Although several other women (including McGowan) have accused Weinstein of rape, and dozens of others (including Paltrow) have alleged harassment, those acts aren’t the subjects of the criminal charges. Nevertheless, an open question in the case is whether these other accusers will be allowed to testify against Weinstein. If so, as happened in the sexual assault case against Bill Cosby, they could bolster the credibility of Haleyi, who says Weinstein forcibly performed oral sex on her in 2006 inside his SoHo home, and the other woman, whose relationship with Weinstein the defense team has argued was long-lasting and consensual.
Brafman, a former prosecutor turned high-profile criminal defense lawyer, zeroed in on what he called the weaknesses of the prosecution’s case.
“It’s stunning to me,” he said, again sounding like he was arguing the case in court. “The kind of stuff that’s unfolding in the Weinstein case never happens, or rarely if ever happens, where witness after witness tells the story of being pushed by detectives to perhaps lie or color her testimony or keep exculpatory information from the prosecutor.”
The comment came hours after it was revealed that prosecutor Joan Illuzzi-Orbon sent Brafman a two-page letter revealing that a detective had advised one of the accusers to delete personal information from a cell phone before handing over her device.
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In his talk, Brafman also targeted Paltrow and McGowan, resulting in a seething eye roll from one panelist, Kalpana Kotagal, the attorney who conceived of the “Inclusion Rider” that several Hollywood companies have adopted. (Other panelists at the event, sponsored by the New York State Bar Association’s Entertainment Arts & Sports section and held at the offices of the Arent Fox law firm, included sports specialist Jennifer O’Sullivan and employment litigator Greg Chiarello, who would later take the mic from Brafman to express concerns about what Brafman had said.)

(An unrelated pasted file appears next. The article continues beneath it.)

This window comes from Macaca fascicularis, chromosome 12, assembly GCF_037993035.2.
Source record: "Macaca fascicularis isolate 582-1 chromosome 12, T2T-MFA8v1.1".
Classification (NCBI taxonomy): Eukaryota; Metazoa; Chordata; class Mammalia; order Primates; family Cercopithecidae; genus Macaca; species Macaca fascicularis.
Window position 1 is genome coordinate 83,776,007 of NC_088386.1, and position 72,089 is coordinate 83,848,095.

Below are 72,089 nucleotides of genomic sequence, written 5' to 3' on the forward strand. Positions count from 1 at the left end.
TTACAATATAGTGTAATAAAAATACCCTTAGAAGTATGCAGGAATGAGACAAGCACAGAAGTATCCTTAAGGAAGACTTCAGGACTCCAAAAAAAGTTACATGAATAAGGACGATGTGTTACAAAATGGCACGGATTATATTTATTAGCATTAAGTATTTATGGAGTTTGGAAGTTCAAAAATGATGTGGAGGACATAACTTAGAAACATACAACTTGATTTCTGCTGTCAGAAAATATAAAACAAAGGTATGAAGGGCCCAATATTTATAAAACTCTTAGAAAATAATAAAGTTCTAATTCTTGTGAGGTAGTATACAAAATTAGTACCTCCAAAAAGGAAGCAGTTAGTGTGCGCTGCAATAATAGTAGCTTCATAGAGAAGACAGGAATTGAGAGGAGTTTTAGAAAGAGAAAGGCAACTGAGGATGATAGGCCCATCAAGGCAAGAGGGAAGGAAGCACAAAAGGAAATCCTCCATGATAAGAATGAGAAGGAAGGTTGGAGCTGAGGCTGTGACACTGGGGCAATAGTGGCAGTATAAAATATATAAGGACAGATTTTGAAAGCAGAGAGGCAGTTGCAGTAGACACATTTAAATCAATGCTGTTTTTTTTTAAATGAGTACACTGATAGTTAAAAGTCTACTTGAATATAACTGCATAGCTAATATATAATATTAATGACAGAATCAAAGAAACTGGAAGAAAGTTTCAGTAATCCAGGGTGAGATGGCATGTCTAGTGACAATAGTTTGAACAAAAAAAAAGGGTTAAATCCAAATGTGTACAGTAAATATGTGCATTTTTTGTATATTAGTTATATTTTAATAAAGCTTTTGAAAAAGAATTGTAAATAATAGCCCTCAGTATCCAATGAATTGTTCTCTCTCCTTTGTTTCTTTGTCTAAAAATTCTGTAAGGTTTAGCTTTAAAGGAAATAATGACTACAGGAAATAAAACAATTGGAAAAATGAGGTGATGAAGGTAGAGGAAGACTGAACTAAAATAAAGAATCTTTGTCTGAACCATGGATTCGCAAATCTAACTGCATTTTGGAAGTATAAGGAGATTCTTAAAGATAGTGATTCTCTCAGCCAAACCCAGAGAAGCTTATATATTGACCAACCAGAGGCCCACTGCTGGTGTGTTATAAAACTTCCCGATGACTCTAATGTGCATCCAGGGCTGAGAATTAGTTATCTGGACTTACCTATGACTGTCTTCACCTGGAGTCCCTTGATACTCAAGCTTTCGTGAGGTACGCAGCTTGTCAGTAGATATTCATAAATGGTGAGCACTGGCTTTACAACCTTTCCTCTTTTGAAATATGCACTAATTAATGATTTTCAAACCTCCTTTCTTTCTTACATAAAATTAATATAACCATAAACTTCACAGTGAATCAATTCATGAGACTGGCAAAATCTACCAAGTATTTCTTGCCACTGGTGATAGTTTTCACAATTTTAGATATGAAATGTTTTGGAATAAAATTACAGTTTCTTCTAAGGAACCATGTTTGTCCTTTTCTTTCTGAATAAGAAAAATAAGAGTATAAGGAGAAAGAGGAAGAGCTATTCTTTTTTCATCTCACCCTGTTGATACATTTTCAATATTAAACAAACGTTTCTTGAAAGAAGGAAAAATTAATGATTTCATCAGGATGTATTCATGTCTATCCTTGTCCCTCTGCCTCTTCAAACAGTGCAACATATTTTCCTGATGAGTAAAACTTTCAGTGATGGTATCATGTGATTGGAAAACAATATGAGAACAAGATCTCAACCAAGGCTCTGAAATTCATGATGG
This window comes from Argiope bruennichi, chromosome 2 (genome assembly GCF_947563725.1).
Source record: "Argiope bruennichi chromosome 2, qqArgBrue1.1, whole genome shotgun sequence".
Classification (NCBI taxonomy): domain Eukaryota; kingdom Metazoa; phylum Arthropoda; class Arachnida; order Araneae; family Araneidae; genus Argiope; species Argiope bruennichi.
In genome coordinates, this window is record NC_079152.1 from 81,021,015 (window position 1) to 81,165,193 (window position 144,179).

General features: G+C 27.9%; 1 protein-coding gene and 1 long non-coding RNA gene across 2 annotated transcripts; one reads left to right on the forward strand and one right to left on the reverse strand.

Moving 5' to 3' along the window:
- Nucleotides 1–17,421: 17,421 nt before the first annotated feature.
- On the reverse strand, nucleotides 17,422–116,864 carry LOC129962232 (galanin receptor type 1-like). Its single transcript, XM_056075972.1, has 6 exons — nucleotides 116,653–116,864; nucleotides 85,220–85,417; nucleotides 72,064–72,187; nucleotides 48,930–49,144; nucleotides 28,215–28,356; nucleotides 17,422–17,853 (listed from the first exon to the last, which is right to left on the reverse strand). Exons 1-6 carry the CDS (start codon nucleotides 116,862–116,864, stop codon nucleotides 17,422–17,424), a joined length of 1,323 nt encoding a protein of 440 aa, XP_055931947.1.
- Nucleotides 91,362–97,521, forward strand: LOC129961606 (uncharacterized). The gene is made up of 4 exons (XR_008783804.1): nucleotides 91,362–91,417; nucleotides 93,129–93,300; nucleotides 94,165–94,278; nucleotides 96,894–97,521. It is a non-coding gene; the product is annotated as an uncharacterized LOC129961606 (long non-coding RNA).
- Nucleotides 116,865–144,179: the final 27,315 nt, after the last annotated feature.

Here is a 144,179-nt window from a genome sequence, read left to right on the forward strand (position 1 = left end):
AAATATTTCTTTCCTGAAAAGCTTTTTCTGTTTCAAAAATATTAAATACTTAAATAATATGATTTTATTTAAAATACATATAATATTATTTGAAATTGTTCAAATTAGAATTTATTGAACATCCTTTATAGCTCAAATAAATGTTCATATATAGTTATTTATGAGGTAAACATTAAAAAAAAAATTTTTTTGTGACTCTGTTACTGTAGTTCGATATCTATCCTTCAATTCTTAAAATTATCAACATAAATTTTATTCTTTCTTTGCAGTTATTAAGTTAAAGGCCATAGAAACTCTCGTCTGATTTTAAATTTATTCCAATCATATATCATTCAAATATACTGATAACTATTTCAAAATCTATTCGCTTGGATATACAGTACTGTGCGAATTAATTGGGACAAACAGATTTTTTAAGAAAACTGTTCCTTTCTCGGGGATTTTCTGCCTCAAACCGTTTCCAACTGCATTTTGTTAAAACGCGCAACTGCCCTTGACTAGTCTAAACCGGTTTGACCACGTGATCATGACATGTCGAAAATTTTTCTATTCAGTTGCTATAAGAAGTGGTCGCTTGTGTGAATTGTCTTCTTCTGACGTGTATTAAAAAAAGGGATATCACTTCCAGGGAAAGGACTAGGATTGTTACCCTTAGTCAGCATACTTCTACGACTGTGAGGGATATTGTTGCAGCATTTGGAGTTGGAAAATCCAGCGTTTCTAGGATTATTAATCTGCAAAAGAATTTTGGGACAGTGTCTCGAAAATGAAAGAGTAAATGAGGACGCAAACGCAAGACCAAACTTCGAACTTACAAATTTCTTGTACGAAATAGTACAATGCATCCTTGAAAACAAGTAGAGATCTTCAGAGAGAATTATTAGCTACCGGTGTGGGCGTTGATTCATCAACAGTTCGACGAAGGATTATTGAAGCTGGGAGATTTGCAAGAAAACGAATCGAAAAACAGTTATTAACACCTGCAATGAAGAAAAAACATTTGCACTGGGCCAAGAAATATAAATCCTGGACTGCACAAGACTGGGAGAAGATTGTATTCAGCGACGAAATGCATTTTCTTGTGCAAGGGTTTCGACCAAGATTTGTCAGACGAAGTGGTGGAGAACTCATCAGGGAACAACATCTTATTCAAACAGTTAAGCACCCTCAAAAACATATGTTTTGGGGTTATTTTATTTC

“Rose McGowan, who credits herself with starting the #MeToo movement, there isn’t a prosecutor in the world who would use her as a witness,” Brafman said. “She has completely self-destructed because she has, in my opinion and the opinion of almost every law enforcement person who came in contact with her, lied repeatedly, most recently in the drug case in Virginia where she’s charged with possession of drugs that were in her wallet that was found under her seat on an airplane. And her defense was that ‘Harvey Weinstein planted the drugs in my wallet.’”